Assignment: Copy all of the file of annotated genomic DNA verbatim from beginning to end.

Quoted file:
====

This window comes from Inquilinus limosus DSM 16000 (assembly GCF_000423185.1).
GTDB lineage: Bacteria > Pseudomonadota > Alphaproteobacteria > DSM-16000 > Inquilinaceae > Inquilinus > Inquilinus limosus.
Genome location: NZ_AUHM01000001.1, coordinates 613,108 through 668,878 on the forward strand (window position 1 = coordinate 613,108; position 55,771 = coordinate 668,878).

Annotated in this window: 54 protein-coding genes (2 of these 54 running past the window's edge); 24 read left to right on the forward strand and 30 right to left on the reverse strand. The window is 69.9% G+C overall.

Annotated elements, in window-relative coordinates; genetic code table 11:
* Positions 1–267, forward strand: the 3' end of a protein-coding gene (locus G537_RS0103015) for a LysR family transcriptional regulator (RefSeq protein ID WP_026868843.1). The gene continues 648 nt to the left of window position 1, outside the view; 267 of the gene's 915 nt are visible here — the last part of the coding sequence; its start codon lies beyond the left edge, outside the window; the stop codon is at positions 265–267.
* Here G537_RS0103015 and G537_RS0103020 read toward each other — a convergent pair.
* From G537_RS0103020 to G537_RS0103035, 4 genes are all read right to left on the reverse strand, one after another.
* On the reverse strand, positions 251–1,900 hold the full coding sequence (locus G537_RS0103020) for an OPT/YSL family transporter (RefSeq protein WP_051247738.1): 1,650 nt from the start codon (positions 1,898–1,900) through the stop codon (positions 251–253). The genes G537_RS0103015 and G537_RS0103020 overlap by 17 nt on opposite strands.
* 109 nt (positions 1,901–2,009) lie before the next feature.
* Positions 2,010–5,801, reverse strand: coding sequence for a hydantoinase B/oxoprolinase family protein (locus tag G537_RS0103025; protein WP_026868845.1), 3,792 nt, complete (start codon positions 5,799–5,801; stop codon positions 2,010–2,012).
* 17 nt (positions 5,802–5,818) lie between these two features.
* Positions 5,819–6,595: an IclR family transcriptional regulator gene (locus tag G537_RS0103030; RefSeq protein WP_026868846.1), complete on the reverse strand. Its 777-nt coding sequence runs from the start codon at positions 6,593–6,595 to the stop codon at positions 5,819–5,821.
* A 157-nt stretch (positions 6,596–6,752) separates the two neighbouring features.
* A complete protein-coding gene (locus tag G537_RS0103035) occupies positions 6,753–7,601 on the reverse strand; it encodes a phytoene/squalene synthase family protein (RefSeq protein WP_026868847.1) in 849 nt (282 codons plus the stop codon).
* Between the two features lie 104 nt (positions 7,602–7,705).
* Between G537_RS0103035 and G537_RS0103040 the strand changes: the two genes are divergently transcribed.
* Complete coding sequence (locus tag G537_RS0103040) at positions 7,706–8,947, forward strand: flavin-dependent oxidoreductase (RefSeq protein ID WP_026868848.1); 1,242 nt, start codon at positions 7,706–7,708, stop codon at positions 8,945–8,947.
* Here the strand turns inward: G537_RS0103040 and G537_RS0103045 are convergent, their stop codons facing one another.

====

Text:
This window comes from Inquilinus limosus DSM 16000 (assembly GCF_000423185.1).
GTDB lineage: Bacteria > Pseudomonadota > Alphaproteobacteria > DSM-16000 > Inquilinaceae > Inquilinus > Inquilinus limosus.
Genome location: NZ_AUHM01000001.1, coordinates 613,108 through 668,878 on the forward strand (window position 1 = coordinate 613,108; position 55,771 = coordinate 668,878).

Annotated in this window: 54 protein-coding genes (2 of these 54 running past the window's edge); 24 read left to right on the forward strand and 30 right to left on the reverse strand. The window is 69.9% G+C overall.

Annotated elements, in window-relative coordinates; genetic code table 11:
* Positions 1–267, forward strand: the 3' end of a protein-coding gene (locus G537_RS0103015) for a LysR family transcriptional regulator (RefSeq protein ID WP_026868843.1). The gene continues 648 nt to the left of window position 1, outside the view; 267 of the gene's 915 nt are visible here — the last part of the coding sequence; its start codon lies beyond the left edge, outside the window; the stop codon is at positions 265–267.
* Here G537_RS0103015 and G537_RS0103020 read toward each other — a convergent pair.
* From G537_RS0103020 to G537_RS0103035, 4 genes are all read right to left on the reverse strand, one after another.
* On the reverse strand, positions 251–1,900 hold the full coding sequence (locus G537_RS0103020) for an OPT/YSL family transporter (RefSeq protein WP_051247738.1): 1,650 nt from the start codon (positions 1,898–1,900) through the stop codon (positions 251–253). The genes G537_RS0103015 and G537_RS0103020 overlap by 17 nt on opposite strands.
* 109 nt (positions 1,901–2,009) lie before the next feature.
* Positions 2,010–5,801, reverse strand: coding sequence for a hydantoinase B/oxoprolinase family protein (locus tag G537_RS0103025; protein WP_026868845.1), 3,792 nt, complete (start codon positions 5,799–5,801; stop codon positions 2,010–2,012).
* 17 nt (positions 5,802–5,818) lie between these two features.
* Positions 5,819–6,595: an IclR family transcriptional regulator gene (locus tag G537_RS0103030; RefSeq protein WP_026868846.1), complete on the reverse strand. Its 777-nt coding sequence runs from the start codon at positions 6,593–6,595 to the stop codon at positions 5,819–5,821.
* A 157-nt stretch (positions 6,596–6,752) separates the two neighbouring features.
* A complete protein-coding gene (locus tag G537_RS0103035) occupies positions 6,753–7,601 on the reverse strand; it encodes a phytoene/squalene synthase family protein (RefSeq protein WP_026868847.1) in 849 nt (282 codons plus the stop codon).
* Between the two features lie 104 nt (positions 7,602–7,705).
* Between G537_RS0103035 and G537_RS0103040 the strand changes: the two genes are divergently transcribed.
* Complete coding sequence (locus tag G537_RS0103040) at positions 7,706–8,947, forward strand: flavin-dependent oxidoreductase (RefSeq protein ID WP_026868848.1); 1,242 nt, start codon at positions 7,706–7,708, stop codon at positions 8,945–8,947.
* Here the strand turns inward: G537_RS0103040 and G537_RS0103045 are convergent, their stop codons facing one another.